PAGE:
As large parts of the world worry about sporadic outbreaks of highly pathogenic avian influenza, the US is hit hard. States Minnesota, Iowa and Wisconsin declared a state of emergency. On more than 100 farms the virus was detected and millions of birds had to be destroyed. HPAI is in the migratory routes of wild birds now, posing new challenges and demanding new approaches.
During the last quarter of 2014 poultry producers in the EU were faced with the emergence of H5N8 strain avian influenza which proved highly pathogenic to chickens and turkeys. Outbreaks affecting flocks in the Netherlands, the UK, Germany and Russia were controlled by depletion followed by decontamination. In accordance with procedures mandated by the OIE, designated control zones subjected to restrictions on movement of poultry and products were imposed and surveillance was implemented. In December 2014 Canada recorded a series of cases in small flocks in the Southern Fraser Valley of British Columbia. Within a short time outbreaks were recorded in the Pacific Northwest of the US in the states of Oregon, Washington and California. Outbreaks in Asia, the EU and North American continued from January through March 2015. Infection was recorded in Japan, Taiwan, and once again in the EU, involving Hungary, Germany and the Netherlands. Fortunately widespread lateral infection was not a feature of 2014 outbreaks compared to previous episodes in Italy in 1999, in Asian nations from 2000 onwards and in the Netherlands during 2003.
Avian influenza viruses are classified by their exterior glycoproteins comprising hemagglutinin (H) proteins with 16 distinct recognised subtypes designated H1 through H16. The neuraminidase (N) proteins are identified as N1 through N9. Within the subtypes there are a variety of strains. It is generally accepted that the H5N8 viruses isolated in the EU originated in Asia and were disseminated among co-migrating bird species along the Pacific flyway. During the 2014 migration, intermingling and cohabitation of different species of waterfowl resulted in reassortants containing Asian-origin H5 genes and N genes from low-pathogenic avian influenza from migratory waterfowl.
Studies conducted by virologists at the USDA-ARS Southeastern Poultry Research Laboratory and the National Veterinary Diagnostic Laboratory have identified an H5N2 virus which was present in the Fraser Valley British Columbia outbreaks in addition to a new strain of H5N1 virus. This differs from the strain which emerged originally in China and impacted Thailand and neighbouring nations from 2003 onwards. This H5N1 strain was responsible for extensive losses in poultry and in a few incident cases among humans with close contact with sick poultry and their viscera.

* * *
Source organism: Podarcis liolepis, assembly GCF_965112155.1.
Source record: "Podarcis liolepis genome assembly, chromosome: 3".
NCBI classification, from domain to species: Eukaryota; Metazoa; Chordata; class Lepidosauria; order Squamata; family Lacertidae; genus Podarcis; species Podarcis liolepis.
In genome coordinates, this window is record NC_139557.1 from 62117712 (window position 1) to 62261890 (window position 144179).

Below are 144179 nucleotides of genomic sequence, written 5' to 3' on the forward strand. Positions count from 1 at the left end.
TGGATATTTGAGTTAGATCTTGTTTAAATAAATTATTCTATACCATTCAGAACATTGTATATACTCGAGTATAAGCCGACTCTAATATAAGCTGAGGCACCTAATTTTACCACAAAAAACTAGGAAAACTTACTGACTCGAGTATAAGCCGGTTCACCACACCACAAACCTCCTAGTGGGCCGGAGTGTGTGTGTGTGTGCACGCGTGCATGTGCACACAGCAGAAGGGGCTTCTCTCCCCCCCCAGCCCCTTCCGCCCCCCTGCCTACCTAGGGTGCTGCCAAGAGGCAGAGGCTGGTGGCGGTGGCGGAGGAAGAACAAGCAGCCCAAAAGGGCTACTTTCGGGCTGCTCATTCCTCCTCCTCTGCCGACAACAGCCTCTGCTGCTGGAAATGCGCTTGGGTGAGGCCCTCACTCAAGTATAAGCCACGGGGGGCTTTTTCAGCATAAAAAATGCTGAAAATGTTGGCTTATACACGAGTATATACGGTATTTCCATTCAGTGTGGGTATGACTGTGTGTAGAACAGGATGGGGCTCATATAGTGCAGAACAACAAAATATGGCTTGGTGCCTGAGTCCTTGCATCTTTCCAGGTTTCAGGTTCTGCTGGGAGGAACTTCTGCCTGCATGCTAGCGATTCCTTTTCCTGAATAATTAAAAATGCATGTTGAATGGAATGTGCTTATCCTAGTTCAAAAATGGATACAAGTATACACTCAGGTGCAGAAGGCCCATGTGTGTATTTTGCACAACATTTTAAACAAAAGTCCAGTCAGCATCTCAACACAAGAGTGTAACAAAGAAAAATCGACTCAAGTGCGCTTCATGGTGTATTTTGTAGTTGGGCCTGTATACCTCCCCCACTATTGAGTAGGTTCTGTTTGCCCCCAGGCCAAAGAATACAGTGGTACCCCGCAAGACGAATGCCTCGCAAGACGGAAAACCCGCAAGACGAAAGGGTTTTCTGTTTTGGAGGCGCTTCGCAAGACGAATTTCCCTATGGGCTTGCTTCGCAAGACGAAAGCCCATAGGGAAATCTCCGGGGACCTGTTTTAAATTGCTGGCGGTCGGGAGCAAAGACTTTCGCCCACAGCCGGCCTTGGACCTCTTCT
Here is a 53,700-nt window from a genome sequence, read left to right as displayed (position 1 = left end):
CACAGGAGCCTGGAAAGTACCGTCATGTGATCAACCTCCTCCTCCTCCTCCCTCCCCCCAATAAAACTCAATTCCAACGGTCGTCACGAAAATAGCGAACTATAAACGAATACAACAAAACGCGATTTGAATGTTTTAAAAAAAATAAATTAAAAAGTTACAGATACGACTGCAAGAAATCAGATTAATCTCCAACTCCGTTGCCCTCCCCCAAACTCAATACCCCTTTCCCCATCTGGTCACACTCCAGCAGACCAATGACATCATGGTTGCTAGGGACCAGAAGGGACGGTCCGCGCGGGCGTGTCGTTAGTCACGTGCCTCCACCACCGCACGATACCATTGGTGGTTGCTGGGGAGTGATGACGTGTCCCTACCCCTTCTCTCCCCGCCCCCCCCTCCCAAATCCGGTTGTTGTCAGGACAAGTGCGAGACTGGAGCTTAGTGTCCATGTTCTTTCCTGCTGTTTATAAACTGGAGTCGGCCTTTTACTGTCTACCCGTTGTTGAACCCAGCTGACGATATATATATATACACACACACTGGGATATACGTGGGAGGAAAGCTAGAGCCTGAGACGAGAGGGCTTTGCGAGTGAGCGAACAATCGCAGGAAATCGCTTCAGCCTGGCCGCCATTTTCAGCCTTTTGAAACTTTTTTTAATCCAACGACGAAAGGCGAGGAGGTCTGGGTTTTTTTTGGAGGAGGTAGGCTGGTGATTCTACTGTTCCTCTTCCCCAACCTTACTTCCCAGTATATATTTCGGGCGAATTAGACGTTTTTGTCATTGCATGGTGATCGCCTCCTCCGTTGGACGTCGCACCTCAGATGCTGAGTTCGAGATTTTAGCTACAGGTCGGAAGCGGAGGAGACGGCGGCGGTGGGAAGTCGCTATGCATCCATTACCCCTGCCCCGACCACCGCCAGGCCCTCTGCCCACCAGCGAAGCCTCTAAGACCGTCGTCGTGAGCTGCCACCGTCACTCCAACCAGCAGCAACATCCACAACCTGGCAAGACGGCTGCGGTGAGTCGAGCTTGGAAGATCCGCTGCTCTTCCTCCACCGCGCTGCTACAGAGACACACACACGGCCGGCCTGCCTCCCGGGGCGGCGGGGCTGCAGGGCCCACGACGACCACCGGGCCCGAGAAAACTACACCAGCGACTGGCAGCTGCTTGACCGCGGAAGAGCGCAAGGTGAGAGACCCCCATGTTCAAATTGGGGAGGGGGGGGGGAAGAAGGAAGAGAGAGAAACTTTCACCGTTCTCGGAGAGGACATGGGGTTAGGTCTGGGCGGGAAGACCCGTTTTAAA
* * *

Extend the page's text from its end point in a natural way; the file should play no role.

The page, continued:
Currently a specific H5N2 virus is the major strain present in the Mississippi and Central flyways of the US. This virus does not appear to have any public health implications and details relating to personal precautions to prevent infection are available from the Centers for Disease Control and Prevention www.cdc.gov.
Further details on the origin and pathogenicity of the US H5N2 HPAI virus were recently released by scientists working at the Southeast Poultry Research Laboratory in Athens GA. This virus contains genetic material from strains emanating in China in 1996. The virus includes three variants all of which were derived by reassortment. The virus is pathogenic to chickens, quails and turkeys but requires a higher quantum of infection compared to previously evaluated HPAI viruses. The H5N2 strain is highly adapted to waterfowl and infection and inter-bird transmission among mallards occurs readily although the virus is innocuous in this species and for most other waterfowl.
Advances in molecular biology have expedited the diagnosis of avian influenza. Field deployment of antigen capture immunoassay kits extends the capabilities of field investigators. The application of real time-polymerase chain reaction assay (rRT-PCR) can detect the presence of avian influenza viral RNA within hours of submission of tracheal or cloacal swabs to a suitably laboratory. Gene sequencing has allowed molecular epidemiologists to trace the origin of viruses. It is possible to monitor shifts occurring as a result of the interchange of genetic material among strains to produce new reassortant viruses with altered pathogenicity and host specificity.
It became evident from epidemiologic investigations in the EU and North America that avian influenza infection is transmitted from migratory waterfowl which serve as unaffected reservoirs. The 2014 outbreaks in the EU were probably associated with migration southward to winter breeding grounds. The subsequent cases occurring in March and April 2015 in the US are attributed to H5N2 virus shed by waterfowl moving northward along the Central and Mississippi flyways.